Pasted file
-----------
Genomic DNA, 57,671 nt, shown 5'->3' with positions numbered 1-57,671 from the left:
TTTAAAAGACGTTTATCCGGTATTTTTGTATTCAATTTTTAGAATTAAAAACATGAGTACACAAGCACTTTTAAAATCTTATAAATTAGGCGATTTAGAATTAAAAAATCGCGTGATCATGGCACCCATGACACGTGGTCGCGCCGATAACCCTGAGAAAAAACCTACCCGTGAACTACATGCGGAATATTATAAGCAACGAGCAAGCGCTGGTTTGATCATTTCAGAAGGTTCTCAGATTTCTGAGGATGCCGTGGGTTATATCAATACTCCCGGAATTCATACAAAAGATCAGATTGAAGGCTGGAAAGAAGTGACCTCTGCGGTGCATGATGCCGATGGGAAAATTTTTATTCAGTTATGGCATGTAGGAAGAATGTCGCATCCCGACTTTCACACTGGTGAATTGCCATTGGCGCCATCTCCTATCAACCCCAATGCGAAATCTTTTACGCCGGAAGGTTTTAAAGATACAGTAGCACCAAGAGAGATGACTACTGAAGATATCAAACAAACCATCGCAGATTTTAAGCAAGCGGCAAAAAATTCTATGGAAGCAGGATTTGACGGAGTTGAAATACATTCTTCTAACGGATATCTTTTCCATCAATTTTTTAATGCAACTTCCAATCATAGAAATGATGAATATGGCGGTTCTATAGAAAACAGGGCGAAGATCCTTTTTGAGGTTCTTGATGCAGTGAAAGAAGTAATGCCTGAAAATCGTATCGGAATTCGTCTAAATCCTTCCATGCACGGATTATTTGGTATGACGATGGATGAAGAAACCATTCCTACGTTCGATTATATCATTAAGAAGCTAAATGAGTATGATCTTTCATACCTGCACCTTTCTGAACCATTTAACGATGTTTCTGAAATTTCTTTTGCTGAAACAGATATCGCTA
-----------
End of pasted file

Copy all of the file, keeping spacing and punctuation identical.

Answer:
Genomic DNA, 57,671 nt, shown 5'->3' with positions numbered 1-57,671 from the left:
TTTAAAAGACGTTTATCCGGTATTTTTGTATTCAATTTTTAGAATTAAAAACATGAGTACACAAGCACTTTTAAAATCTTATAAATTAGGCGATTTAGAATTAAAAAATCGCGTGATCATGGCACCCATGACACGTGGTCGCGCCGATAACCCTGAGAAAAAACCTACCCGTGAACTACATGCGGAATATTATAAGCAACGAGCAAGCGCTGGTTTGATCATTTCAGAAGGTTCTCAGATTTCTGAGGATGCCGTGGGTTATATCAATACTCCCGGAATTCATACAAAAGATCAGATTGAAGGCTGGAAAGAAGTGACCTCTGCGGTGCATGATGCCGATGGGAAAATTTTTATTCAGTTATGGCATGTAGGAAGAATGTCGCATCCCGACTTTCACACTGGTGAATTGCCATTGGCGCCATCTCCTATCAACCCCAATGCGAAATCTTTTACGCCGGAAGGTTTTAAAGATACAGTAGCACCAAGAGAGATGACTACTGAAGATATCAAACAAACCATCGCAGATTTTAAGCAAGCGGCAAAAAATTCTATGGAAGCAGGATTTGACGGAGTTGAAATACATTCTTCTAACGGATATCTTTTCCATCAATTTTTTAATGCAACTTCCAATCATAGAAATGATGAATATGGCGGTTCTATAGAAAACAGGGCGAAGATCCTTTTTGAGGTTCTTGATGCAGTGAAAGAAGTAATGCCTGAAAATCGTATCGGAATTCGTCTAAATCCTTCCATGCACGGATTATTTGGTATGACGATGGATGAAGAAACCATTCCTACGTTCGATTATATCATTAAGAAGCTAAATGAGTATGATCTTTCATACCTGCACCTTTCTGAACCATTTAACGATGTTTCTGAAATTTCTTTTGCTGAAACAGATATCGCTA